PRI 2013: Scoggin-Dickey Parts Center Leads the Way in GM Engines



If you want a little extra breathing room for your Stingray, SDPC offers PRC CNC machined LT1 heads.

Scoggin-Dickey Parts Center has long been the go-to source for everything related to Chevy performance. Now, they’re expanding their late model EFI offerings even farther with their own enhancements to The General’s line of speed parts, as well as the latest generation of the indomitable small block Chevy V8, the new Gen V LT1.

Available in both dry (PN 12657248) and wet sump (PN 12657236) versions, the C7 Corvette’s powerplant will soon be shipping in crate engine form, though with a sticker price of $10,700, it may not be in everyone’s budget right off the bat. Fortunately, there’s a huge range of affordable, powerful Gen IV LS crate engines that could be on a truck to you tomorrow from SDPC, should you so desire.

Then again, if you’re more of a do-it-yourselfer, there are plenty of good building blocks to be found in the SDPC catalog from both Chevy and selected (and respected) aftermarket partners like Edelbrock, Trick Flow, and Dart, as well as all the hardware necessary to put the whole thing together.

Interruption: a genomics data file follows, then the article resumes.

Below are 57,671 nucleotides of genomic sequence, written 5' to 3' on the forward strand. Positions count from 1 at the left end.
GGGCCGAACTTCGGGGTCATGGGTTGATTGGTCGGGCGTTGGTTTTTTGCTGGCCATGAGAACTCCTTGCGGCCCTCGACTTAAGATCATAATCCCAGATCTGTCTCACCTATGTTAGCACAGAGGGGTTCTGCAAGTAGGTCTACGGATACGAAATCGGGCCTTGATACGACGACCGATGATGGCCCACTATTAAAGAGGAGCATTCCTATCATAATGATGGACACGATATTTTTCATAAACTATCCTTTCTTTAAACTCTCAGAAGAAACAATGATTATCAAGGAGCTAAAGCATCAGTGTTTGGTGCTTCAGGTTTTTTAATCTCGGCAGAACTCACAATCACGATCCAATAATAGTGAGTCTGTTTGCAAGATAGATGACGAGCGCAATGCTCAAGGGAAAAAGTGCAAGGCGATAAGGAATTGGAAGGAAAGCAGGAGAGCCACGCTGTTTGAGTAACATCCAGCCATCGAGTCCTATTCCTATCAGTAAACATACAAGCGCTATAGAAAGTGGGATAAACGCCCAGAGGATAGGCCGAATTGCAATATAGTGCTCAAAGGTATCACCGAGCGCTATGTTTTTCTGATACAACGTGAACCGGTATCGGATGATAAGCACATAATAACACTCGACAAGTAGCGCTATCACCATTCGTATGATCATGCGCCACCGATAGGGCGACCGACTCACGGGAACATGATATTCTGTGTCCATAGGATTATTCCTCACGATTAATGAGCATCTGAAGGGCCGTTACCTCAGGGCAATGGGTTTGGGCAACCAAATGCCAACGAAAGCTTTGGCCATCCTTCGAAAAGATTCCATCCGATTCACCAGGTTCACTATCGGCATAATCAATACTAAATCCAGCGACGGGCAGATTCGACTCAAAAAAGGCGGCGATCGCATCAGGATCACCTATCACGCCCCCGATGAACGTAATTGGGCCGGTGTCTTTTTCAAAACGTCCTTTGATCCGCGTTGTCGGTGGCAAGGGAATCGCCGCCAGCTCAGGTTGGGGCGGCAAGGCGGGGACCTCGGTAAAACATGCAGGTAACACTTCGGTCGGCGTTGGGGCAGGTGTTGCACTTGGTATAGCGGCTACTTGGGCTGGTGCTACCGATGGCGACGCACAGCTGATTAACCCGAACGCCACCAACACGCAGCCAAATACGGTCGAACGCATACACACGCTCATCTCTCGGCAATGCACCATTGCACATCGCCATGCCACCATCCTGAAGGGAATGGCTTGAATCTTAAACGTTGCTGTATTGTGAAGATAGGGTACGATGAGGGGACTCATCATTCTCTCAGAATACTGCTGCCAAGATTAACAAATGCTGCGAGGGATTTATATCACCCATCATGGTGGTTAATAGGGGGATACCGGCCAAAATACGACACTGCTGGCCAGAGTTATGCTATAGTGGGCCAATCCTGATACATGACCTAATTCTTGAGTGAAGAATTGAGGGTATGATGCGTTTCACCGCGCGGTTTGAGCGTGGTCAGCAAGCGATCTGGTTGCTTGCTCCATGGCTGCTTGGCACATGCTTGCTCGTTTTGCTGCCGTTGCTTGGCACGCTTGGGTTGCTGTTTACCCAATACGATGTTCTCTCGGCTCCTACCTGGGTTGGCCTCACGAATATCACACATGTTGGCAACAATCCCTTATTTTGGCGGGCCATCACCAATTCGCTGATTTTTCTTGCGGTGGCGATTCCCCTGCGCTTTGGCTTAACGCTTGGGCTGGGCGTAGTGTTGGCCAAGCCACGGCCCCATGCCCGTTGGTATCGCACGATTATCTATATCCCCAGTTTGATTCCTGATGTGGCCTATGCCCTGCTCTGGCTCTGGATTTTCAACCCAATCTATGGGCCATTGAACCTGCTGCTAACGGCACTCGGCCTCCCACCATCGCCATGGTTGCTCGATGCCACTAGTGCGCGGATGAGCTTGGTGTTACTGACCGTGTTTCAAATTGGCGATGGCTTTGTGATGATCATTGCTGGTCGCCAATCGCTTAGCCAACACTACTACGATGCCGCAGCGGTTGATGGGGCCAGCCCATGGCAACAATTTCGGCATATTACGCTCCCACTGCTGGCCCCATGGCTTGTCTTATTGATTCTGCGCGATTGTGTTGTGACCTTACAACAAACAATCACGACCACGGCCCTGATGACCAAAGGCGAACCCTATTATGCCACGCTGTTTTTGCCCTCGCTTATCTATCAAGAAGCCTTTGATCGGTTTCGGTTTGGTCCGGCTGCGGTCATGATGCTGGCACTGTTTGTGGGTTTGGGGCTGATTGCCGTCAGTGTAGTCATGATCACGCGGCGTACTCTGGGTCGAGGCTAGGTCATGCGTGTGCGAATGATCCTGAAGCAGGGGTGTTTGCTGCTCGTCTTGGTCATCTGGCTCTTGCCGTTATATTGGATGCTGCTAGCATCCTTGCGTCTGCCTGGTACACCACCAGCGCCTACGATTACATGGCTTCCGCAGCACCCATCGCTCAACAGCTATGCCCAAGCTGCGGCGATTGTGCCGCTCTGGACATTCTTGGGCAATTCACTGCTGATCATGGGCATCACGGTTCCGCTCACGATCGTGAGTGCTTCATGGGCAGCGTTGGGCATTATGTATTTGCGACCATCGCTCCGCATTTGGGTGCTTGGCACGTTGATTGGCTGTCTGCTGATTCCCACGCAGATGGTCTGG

If you’re looking to build a big-cube LS from a GM factory block, SDPC’s custom LSA block would be an excellent starting point. It offers big-bore cylinder sleeves and bushed lifter bores for the ultimate in accuracy, allowing 427-plus cubic inches and a maximum 4.160 bore from this block with ease.

Don’t forget that SDPC also offers a wide range of budget-friendly factory-based short blocks as well, ready to take whatever you want to throw at them thanks to forged internals and quality aftermarket components. But most of all, remember that the expertise born from long experience as a leader in late model GM performance is included in everything Scoggin-Dickey Parts Center does…

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About the author

Paul Huizenga

After some close calls on the street in his late teens and early twenties, Paul Huizenga discovered organized drag racing and never looked back, becoming a SFI-Certified tech inspector and avid bracket racer. Formerly the editor of OverRev and Race Pages magazines, Huizenga set out on his own in 2009 to become a freelance writer and editor.
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